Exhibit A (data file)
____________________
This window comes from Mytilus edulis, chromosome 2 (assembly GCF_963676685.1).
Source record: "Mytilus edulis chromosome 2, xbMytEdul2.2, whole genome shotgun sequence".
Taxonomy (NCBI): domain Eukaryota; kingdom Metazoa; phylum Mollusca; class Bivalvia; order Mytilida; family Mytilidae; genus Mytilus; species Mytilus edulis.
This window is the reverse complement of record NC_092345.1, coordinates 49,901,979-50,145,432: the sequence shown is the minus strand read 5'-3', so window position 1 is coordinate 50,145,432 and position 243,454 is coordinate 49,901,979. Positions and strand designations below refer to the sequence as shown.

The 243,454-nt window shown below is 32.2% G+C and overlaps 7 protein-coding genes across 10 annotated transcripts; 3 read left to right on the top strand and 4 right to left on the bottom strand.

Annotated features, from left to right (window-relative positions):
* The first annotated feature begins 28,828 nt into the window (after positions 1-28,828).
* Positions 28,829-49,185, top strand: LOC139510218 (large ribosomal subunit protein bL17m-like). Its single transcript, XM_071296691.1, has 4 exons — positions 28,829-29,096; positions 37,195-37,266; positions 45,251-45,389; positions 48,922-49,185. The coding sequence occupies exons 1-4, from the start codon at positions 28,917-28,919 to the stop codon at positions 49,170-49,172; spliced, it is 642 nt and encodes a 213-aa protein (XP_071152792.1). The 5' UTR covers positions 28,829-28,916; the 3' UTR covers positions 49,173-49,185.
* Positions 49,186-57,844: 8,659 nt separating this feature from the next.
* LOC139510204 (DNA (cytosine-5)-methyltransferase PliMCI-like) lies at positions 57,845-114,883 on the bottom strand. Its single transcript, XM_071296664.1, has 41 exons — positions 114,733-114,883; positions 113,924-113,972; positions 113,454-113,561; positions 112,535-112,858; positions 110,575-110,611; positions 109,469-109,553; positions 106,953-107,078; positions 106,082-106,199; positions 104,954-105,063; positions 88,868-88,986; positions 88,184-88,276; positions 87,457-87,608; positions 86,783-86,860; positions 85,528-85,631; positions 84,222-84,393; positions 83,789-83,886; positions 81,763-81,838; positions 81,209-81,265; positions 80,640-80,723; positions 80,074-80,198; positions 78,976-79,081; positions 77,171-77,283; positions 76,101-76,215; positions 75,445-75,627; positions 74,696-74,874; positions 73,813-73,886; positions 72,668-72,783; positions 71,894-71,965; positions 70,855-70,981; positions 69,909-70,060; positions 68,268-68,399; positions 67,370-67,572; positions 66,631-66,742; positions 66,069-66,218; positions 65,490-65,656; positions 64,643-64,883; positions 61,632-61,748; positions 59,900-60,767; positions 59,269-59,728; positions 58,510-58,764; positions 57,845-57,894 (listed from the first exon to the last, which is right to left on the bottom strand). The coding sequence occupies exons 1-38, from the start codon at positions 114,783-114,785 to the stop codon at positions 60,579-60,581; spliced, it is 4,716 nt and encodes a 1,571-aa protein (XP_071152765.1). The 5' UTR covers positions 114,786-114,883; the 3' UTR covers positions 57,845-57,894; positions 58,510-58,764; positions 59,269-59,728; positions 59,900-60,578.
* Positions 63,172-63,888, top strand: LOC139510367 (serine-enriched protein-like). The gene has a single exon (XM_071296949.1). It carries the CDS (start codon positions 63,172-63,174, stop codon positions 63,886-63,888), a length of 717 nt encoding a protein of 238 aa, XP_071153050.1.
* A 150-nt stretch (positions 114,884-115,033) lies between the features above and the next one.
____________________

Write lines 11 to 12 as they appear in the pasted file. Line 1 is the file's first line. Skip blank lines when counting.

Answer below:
* Positions 63,172-63,888, top strand: LOC139510367 (serine-enriched protein-like). The gene has a single exon (XM_071296949.1). It carries the CDS (start codon positions 63,172-63,174, stop codon positions 63,886-63,888), a length of 717 nt encoding a protein of 238 aa, XP_071153050.1.
* A 150-nt stretch (positions 114,884-115,033) lies between the features above and the next one.